Pleasures of recollection… and anticipation
This blog is for archiving my impressions of the year’s live shows. But a lull prompts a reflection on shows before and after. Sure, jazz is improvised (we hope), in the moment, and therefore ephemeral – in a good way. But a good gig stays in the mind to some extent, and some exist in the mind ahead of time.
One example of each just now. One of 2008’s finest evenings was the Gary Burton Quartet way down in Poole (definitely not a place to visit without a very good reason – this was). Tremendous band (Metheny, Swallow, Sanchez), superb songs, brilliant playing throughout. I have a souvenir in a brief review I wrote for Jazzwise, and a poor quality MP3 of a concert elsewhere off some blog. But the new live CD of the quartet is better than either. Captured at Yoshi’s in the US the year before, it confirms that none of the members have ever played better. There’s something rather wonderful about hearing Burton, Swallow and Metheny playing together after three decades, and they seem to think so too. Playing a recording is not as immediately enthralling as hearing the band in person. But it does allow what the concert did not: replay while focussing on each player in turn, or on particular bits. When there is this much going on, there is so much information to process that a lot gets missed. I find I can only concentrate well enough for about half an hour, and it was a long evening… so all in all great to have a digital impression of the band.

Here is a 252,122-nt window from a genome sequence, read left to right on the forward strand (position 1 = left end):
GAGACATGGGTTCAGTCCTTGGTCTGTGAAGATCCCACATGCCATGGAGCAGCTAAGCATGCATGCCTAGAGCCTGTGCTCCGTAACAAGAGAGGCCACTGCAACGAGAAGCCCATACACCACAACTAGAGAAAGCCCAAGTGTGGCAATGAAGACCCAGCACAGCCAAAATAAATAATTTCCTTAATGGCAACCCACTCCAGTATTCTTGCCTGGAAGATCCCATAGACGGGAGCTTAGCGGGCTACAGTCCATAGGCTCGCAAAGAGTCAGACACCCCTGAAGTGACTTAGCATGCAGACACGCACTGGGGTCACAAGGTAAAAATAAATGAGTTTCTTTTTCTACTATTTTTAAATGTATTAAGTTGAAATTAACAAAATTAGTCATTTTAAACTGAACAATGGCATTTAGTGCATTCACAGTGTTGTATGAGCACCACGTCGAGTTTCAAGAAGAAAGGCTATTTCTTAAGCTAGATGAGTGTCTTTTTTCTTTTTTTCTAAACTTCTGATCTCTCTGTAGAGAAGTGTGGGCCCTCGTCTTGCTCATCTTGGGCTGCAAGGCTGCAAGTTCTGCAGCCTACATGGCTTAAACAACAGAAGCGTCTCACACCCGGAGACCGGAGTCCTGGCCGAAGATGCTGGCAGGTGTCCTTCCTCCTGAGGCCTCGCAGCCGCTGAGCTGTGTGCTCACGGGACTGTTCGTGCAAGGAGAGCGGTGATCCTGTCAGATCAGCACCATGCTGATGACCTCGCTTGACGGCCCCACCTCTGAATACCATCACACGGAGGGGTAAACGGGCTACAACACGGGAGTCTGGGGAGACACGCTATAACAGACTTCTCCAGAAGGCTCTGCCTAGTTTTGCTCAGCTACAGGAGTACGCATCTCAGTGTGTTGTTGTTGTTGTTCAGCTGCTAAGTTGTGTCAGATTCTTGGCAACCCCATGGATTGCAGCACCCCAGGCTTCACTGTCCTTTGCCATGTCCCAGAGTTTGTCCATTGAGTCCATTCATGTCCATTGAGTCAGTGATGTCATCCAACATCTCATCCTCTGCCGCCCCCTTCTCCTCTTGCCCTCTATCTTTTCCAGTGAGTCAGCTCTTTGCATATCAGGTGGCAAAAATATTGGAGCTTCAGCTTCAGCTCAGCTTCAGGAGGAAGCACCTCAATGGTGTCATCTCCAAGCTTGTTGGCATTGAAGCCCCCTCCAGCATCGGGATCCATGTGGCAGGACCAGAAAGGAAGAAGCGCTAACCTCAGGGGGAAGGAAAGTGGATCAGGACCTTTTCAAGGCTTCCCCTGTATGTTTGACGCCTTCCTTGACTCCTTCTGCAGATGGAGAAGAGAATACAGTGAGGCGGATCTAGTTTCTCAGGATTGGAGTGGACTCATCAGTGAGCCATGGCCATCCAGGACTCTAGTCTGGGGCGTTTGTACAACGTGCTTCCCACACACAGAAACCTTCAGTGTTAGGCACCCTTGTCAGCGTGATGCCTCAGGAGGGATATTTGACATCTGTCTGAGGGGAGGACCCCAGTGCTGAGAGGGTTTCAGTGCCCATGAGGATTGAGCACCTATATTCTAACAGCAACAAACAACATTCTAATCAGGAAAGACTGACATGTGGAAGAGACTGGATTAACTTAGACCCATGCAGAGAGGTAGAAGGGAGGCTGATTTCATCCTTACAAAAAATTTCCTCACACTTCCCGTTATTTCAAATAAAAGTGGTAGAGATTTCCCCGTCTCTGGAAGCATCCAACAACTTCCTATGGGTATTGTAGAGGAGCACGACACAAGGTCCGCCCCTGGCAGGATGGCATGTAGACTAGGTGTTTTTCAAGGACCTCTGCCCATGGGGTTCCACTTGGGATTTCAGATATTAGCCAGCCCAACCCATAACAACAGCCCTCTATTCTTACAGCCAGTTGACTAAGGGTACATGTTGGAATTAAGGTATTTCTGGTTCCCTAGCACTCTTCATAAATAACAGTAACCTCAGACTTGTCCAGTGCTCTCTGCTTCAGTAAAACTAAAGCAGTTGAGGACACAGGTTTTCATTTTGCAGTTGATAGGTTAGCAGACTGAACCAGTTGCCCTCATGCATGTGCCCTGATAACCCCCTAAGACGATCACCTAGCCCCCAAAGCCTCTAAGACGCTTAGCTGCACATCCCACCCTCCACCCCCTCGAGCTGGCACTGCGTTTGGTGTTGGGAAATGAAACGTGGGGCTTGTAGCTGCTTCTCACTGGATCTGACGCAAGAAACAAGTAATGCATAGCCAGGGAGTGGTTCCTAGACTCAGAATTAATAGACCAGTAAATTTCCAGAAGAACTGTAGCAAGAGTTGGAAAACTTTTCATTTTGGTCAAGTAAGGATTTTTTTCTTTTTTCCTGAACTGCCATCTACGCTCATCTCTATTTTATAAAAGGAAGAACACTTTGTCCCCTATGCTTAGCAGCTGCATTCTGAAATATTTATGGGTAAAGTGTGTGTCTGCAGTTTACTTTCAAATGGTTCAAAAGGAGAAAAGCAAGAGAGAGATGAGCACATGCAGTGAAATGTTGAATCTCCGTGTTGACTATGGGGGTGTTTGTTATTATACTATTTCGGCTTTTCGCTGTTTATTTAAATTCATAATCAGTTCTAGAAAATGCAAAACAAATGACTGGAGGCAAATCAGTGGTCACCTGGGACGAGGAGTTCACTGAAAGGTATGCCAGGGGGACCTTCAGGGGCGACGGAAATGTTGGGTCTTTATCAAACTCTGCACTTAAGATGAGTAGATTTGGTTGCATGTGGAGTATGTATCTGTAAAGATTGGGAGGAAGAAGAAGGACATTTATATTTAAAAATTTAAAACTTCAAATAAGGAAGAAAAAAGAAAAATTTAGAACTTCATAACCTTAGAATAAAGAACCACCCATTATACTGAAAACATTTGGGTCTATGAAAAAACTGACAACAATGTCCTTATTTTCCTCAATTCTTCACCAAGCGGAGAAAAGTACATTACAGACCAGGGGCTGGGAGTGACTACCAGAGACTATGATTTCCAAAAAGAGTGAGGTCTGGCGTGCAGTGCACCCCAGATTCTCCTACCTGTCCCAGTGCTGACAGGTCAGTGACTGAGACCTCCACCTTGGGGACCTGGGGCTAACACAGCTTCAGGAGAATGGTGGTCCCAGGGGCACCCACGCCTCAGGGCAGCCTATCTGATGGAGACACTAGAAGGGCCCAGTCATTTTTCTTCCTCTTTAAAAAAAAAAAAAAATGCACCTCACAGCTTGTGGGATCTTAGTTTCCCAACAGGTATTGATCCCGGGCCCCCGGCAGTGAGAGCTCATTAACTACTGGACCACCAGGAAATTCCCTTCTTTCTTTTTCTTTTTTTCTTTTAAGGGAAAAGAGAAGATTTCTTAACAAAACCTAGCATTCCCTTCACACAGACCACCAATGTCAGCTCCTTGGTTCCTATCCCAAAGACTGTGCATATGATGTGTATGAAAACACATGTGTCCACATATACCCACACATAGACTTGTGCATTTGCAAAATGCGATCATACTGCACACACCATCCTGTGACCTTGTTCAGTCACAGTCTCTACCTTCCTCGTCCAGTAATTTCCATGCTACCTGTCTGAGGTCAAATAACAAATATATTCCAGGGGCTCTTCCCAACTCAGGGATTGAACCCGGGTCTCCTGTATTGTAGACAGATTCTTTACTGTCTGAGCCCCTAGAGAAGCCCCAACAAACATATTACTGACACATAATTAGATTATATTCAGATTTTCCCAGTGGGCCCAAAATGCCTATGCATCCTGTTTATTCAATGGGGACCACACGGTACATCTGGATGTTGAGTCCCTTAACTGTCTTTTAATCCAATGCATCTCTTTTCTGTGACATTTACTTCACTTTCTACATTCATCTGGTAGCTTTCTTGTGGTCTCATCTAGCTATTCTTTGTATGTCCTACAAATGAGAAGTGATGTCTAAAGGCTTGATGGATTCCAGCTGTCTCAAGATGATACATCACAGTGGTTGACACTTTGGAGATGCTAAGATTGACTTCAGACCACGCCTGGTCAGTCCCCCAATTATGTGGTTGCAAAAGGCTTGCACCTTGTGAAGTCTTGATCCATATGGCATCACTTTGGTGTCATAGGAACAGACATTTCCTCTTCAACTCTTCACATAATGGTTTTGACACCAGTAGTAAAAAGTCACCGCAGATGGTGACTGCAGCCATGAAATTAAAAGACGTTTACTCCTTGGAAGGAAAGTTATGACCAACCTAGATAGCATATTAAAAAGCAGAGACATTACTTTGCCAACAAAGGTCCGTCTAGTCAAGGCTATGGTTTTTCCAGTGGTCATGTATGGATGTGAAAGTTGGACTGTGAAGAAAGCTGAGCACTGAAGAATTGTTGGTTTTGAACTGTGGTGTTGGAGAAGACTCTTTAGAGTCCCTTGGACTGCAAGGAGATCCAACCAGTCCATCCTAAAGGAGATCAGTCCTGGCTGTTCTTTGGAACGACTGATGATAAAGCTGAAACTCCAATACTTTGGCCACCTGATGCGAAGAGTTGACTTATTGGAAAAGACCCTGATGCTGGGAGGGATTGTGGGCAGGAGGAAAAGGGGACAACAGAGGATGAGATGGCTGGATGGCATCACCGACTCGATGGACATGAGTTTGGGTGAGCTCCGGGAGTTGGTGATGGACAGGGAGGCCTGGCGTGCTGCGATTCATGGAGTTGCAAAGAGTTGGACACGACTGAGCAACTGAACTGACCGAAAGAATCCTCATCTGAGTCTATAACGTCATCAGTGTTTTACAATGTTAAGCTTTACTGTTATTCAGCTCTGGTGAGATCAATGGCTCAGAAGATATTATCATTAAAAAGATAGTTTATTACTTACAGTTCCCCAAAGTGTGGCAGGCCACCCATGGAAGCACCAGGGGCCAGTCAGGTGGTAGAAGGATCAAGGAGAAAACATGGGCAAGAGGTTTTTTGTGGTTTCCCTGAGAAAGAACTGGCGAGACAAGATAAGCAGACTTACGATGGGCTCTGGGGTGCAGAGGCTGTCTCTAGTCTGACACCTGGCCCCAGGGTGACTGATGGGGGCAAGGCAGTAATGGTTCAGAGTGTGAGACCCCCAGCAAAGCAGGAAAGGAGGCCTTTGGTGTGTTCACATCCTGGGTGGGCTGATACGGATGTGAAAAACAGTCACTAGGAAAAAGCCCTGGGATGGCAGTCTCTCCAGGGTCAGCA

In the end, of course, the recording becomes one’s memory of the gig. Oddest example of that for me was the great recording of Stan Tracey’s quartet with Art Themen on Captain Adventure. I’ve listened to that scores of times, know every note, remember the 100 Club pretty well in the 1970s (this was ’78) and generally got a big kick out of feeling “I was there” each time I heard the old vinyl set. Then there was a CD a couple of years ago, and damn me if it didn’t include another hour’s music – just as good – of which I have no recollection at all from the actual gig. Well, it was 30 years ago…
Coming up is the Ornette Coleman fest in London this week. Coleman and his cohorts have probably given me more musical pleasure than anyone else over the years, so this is keenly anticipated, to say the least. Also feeling pleased that we chose the two nights at the end, learning later that Charlie Haden’s Liberation Music Orchestra this Saturday will feature O. Coleman as a guest, and that Haden is joining Coleman’s group to revisit This is Our Music on Sunday. Hearing them play together 50 years on is even more intriguing.
It does raise a slight worry though. Both are capable of making music of genius, and often have. I’ve also seen both on off nights, when they sounded diffident (Haden) or even a bit dull (Coleman). Can these evenings possibly live up to expectation? Not really. What I really want, I suppose, is to have been around to have heard them in 1959/1960… Only recordings can do that. But still looking forward immensely to hearing what they do come up with on the night.